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"Poisonous" does not mean deadly. Some manifestations of toxicity are subtle. The dose, as always, determines if a plant is safe source of nutrients or a toxic hazard.

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BRIEF: Can you give me some advice?

I have a 3 month old foal down with ergot poisoning from eating rye grass. Has been down for 30 hours; struggles to get up and is uncoordinated in all limbs. She has restricted breathing. Local vets have advised that there is no known remedy other than runnimg its course with feed supplements and water. I would appreciate any advice that you may be able to supply.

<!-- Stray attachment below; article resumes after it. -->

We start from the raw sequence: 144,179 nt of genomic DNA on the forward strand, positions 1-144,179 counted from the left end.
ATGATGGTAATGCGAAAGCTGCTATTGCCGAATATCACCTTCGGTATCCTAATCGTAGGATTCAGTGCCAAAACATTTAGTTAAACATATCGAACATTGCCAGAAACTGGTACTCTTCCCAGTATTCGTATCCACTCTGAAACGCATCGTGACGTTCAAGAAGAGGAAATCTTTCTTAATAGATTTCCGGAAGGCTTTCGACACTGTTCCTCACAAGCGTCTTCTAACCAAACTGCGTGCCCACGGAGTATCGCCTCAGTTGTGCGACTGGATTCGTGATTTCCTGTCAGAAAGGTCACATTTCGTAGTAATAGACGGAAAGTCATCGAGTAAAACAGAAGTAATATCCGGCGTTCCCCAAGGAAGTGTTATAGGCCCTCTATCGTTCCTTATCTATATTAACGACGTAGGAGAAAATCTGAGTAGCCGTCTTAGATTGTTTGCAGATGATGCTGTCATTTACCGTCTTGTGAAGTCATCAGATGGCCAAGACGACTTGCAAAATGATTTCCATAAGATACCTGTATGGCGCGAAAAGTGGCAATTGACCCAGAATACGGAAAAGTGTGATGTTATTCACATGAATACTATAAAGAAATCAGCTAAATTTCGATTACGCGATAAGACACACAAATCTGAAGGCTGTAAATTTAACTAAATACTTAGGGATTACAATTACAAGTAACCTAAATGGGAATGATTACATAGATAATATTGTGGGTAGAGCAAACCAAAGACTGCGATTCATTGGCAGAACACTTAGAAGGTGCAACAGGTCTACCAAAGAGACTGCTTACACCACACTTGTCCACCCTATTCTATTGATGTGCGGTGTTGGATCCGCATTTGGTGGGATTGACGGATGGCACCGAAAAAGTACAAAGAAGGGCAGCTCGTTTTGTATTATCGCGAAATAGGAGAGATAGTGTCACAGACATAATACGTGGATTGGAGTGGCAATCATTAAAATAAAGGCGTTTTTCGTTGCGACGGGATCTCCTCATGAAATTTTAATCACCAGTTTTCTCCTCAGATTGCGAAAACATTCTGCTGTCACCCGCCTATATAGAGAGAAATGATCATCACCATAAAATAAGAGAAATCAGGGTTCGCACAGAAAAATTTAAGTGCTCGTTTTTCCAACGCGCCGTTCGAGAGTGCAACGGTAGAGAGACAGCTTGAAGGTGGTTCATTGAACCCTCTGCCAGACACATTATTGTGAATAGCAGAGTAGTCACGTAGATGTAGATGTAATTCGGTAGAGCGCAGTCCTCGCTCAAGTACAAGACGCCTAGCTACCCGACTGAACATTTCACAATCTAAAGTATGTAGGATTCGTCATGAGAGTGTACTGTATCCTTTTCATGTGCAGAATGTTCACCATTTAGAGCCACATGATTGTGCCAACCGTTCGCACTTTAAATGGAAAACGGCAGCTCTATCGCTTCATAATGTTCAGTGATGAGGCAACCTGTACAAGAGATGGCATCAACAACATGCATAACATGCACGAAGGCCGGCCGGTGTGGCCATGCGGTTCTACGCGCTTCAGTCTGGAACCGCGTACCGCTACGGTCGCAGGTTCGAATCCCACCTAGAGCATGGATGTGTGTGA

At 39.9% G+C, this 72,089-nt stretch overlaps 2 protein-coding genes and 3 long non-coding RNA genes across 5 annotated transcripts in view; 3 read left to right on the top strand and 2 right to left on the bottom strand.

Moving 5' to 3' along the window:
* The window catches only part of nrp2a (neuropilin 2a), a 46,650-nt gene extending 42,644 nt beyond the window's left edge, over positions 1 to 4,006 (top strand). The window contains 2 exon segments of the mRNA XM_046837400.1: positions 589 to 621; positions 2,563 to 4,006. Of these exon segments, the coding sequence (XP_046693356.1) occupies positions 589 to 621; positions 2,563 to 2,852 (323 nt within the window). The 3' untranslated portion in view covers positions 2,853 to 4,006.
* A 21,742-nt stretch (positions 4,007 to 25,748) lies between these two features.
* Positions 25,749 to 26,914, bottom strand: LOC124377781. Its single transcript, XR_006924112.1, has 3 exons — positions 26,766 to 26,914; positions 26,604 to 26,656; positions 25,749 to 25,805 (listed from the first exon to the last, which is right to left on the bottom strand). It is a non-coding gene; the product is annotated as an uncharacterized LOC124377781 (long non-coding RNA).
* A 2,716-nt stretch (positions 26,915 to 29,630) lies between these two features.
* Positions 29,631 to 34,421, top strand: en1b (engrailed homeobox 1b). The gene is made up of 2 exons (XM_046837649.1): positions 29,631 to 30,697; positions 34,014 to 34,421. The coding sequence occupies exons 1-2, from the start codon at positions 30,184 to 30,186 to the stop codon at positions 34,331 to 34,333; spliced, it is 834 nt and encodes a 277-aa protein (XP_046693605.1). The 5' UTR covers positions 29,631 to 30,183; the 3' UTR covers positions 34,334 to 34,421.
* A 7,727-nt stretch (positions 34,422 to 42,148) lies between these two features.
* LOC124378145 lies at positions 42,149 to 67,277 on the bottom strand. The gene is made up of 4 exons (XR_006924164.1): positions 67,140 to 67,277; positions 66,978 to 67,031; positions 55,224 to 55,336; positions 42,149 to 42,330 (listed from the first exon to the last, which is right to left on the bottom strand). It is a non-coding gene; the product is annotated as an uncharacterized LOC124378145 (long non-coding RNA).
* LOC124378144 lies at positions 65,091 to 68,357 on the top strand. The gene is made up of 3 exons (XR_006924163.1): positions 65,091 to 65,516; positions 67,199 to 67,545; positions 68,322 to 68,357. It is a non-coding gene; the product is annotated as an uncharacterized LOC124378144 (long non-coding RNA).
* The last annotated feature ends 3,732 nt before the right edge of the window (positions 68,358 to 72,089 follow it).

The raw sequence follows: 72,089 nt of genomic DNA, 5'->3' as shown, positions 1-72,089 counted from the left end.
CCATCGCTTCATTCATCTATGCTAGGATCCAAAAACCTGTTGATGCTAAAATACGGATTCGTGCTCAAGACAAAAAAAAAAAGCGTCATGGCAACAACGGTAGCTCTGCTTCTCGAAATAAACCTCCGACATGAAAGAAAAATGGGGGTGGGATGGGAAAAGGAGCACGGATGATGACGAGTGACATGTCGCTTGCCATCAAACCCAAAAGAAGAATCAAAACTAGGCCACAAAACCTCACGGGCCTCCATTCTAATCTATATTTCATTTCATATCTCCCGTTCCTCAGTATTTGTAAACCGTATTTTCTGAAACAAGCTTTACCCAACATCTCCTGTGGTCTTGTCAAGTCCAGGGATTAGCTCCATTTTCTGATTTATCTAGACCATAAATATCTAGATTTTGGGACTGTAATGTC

Ryegrass poisonings are not only heartbreaking, but also confusing. I guess you are in New Zealand, so you are probably talking about a perennial ryegrass? The classical staggers in NZ ryegrasses is caused by an endophyte fungus called . It produces a family of toxins that may have caused the symptoms you are observing in your foal. If so, your vets are correct, it probably will recover and there is not much you can do right now. Just keep it away from that rye grass (or dilute the ryegrass intake with a better feed) in the future. This fungi is common in perennial ryegrasses because it does not hurt the plant and it confers resistence to a variety of pests. It is also true that rye and rye grasses often have ergot on them, which also causes some neurological symptoms of its own, and also a fever. Some believe that the Acremonium can also produce the fever-inducing factor. Ergot also raises havoc with reproduction and milk production. If you are dealing with an annual ryegrass, you may be in for even more trouble. The symptoms of annual ryegrass poisoning are more severe, often fatal and result in permanent brain damage in survivors. The corynetoxins are produced by a bacteria carried by a nematode, aided by a phage (sort of a bacterial virus). Up until recently, it was thought that only frequent burning of pastures (traditional in the US) or meticulous pasture sanitation could control this awful situation, but another fungus has come to the rescue in some places: Dilophospora alopecuri kills the nematodes that harbor the bacteria that slimes the grass and kills the stock. If you would like to read more about this, see Peter Cheeke's new edition of: Natural Toxicants in Feeds, Forages, and Poisonous Plants (Chapter 10). P.S. If the foal were suffering from anencephalomalacia (unrelated to the ryegrass) caused by a frank or pteridophye-induced thiamine deficiency, then it might respond to some injected thiamin, but I would not bet on it....